This past weekend, we decided to pick up a full pork belly—if you can find it, it’s a great savings, and we hope to make our own bacon on the smoker at some point. We haven’t cracked that code yet, but for this week we made a delicious curry recipe that resulted in super tender, flavorful pork belly with vegetables.
Cooking this dish was a bit of an adventure, as the liquids didn’t reduce as quickly as I expected. Kudos to my good friend and cooking sensei Russ for sous cheffing via iMessage on a Saturday night.
Chicken Marsala is a recipe that has been known to us by name, but we couldn’t recall having had it in the past nor had we tried to cook it. After a bit of research, in light of Otto’s love of mushrooms and all things umami, we were impressed to give it a try.
This creamy Chicken Marsala recipe was amazingly easy, and flavorful to boot. It is chicken breast heavy, but this has meant lots of leftovers for Heather, Otto, and me. One last note: Technically, Chicken Marsala is made with marsala wine, a fortified wine from Sicily. We were unable to find it easily, and so used a dry red wine instead. According to our research, this is acceptable; and, frankly, we don’t feel like we were missing anything. We know you’ll enjoy it, too!
We’re super fortunate to have a little 16-month-old who is obsessed with umami flavors. As a consequence we’re leaning into mushrooms and Brussels sprouts now that the temperature is attempting to change for the fall. This recipe was an easy combination of protein and vegetables (and fungi) that made leftovers for a few days. Otto went crazy for the sprouts and mushrooms, and we’re getting ready to make another large batch to keep him healthy and strong. We know you’re going to like this—enjoy!
Sometimes, we’re really organized and batch cook on Sunday for the whole week. Most weeks, though, we are lucky to get enough food cooked on the weekend to get us through Monday. The rest of the week is a bit of a scramble. So, if I want us to have dinner as a family, before Otto goes to bed, I need something super quick and easy.
This recipe is just that—and it’s also fairly economical. We love the bags of frozen vegetables at Costco (this week, we got the stir fry blend). The bags of raw, frozen shrimp are also much more affordable than buying shrimp fresh or even defrosted at the regular grocery store. The rest of this recipe consists of things we always have in the pantry.
I tossed it together tonight half hoping it would be good and that Otto would eat it, and half feeling fairly confident because “who screws up stir fry, right?”. Otto did enjoy it as did Brent and I. We hope you will, too!
Several years ago, for Christmas, my parents got us a tagine and a beautiful cast-iron trivet. We’ve long enjoyed cooking from India and the Middle East, and this gift was a great excuse to try more styles of cuisine at home. This recipe is a spicy chicken thigh recipe that is easy and delicious. The covered vessel traps flavors and moisture in the tagine and makes for some ridiculously tender meat—swap out chicken for goat or another tougher meat, and I think you’d still have an amazing entree.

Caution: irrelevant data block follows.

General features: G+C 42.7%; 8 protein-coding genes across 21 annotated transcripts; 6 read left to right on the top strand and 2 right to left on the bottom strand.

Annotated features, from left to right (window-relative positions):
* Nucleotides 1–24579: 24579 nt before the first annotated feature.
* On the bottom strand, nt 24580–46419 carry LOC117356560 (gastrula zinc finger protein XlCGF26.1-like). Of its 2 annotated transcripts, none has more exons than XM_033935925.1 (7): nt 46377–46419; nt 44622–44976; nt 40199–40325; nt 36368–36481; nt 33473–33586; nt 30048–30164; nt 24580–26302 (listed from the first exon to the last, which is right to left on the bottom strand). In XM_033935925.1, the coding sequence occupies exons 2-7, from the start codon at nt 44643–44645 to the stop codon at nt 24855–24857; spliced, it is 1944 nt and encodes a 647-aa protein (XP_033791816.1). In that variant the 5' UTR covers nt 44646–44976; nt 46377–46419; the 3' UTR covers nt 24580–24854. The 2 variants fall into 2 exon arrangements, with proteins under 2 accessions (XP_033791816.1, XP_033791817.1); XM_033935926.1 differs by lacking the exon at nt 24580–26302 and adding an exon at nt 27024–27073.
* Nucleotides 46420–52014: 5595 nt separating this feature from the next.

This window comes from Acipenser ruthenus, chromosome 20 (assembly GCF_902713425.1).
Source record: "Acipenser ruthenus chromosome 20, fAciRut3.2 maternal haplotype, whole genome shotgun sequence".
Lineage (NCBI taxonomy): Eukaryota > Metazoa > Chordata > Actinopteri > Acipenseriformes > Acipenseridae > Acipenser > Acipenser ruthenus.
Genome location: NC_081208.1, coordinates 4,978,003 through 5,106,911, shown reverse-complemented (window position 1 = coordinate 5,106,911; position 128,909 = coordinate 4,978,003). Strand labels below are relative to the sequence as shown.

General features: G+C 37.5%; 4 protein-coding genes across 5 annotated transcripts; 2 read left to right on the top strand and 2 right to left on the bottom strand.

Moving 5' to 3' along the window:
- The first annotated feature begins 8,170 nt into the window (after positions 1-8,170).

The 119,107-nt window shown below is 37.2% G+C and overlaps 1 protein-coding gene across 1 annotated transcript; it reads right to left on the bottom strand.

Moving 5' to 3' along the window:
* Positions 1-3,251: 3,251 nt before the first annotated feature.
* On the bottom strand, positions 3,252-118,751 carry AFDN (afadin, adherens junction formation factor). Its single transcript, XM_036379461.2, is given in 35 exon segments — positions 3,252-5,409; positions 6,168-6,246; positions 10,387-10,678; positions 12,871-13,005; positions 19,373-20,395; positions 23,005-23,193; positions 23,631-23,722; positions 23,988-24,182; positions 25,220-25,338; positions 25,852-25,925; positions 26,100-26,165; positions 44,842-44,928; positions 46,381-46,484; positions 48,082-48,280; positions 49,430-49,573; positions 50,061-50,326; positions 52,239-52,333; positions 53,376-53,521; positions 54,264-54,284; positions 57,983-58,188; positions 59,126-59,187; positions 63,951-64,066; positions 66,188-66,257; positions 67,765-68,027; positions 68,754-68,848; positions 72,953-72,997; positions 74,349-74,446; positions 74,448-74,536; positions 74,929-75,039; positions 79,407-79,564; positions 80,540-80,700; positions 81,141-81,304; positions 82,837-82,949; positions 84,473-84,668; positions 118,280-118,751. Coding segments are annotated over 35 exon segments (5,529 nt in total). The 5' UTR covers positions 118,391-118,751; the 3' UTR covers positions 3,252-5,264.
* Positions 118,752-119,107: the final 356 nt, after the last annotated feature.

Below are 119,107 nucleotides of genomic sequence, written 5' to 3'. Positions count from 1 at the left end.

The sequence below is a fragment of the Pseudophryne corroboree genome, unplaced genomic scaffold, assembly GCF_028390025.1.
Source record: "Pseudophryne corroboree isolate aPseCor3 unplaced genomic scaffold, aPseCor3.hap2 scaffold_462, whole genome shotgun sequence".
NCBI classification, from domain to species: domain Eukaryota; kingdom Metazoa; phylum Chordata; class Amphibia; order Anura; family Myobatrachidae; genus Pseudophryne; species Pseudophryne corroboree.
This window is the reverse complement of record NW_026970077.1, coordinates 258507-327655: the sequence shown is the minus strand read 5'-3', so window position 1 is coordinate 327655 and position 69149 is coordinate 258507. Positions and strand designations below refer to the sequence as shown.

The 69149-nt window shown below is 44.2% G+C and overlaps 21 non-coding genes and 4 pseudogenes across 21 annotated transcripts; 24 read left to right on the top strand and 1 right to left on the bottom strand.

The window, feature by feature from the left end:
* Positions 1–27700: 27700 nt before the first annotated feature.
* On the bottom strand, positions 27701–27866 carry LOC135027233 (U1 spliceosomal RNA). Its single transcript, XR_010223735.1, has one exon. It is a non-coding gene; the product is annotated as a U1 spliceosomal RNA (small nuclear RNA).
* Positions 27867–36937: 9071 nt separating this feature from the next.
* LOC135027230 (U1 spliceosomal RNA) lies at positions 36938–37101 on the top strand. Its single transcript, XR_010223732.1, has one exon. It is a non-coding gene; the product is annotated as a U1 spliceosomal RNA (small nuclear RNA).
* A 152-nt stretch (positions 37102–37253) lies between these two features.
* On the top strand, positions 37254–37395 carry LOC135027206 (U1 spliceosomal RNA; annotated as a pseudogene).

We hope you’ll enjoy this spicy treat. If you’re not a big fan of spice, feel free to cut down on the chili paste by 1/2.
This week’s recipe is inspired by something Heather and I had when visiting my parents earlier this year. These chicken breasts were stuffed with a combination of kalamata and Spanish olives, marinated artichoke hearts, and garlic.
We decided to take on the task ourselves at home this weekend, and it did not disappoint. Normally, we’re more likely to prepare an entire chicken and stuff the cavity with aromatics, but this is a great option for batch cooking meals for the week or if you are strictly counting calories and macronutrients for health and performance goals. I’m dialing in my food at the moment to prepare for a couple of races in the fall, so we’ll see how it goes! More on that in a future post, but for now, enjoy the food!
We haven’t made pork chops in a long time. A really long time. When I think of pork chops, I think of dry, chewy white meat smothered in apple sauce or gravy. That’s how they were served (at least to me) when I was a kid. But it doesn’t have to be that way!
Our new favorite method of cooking steaks is reserve searing, and it worked beautifully for these pork chops. It does take a while, but most of that time is the baking process. I like that because it means I can spend time reading to or playing with Otto while dinner cooks—parenting win!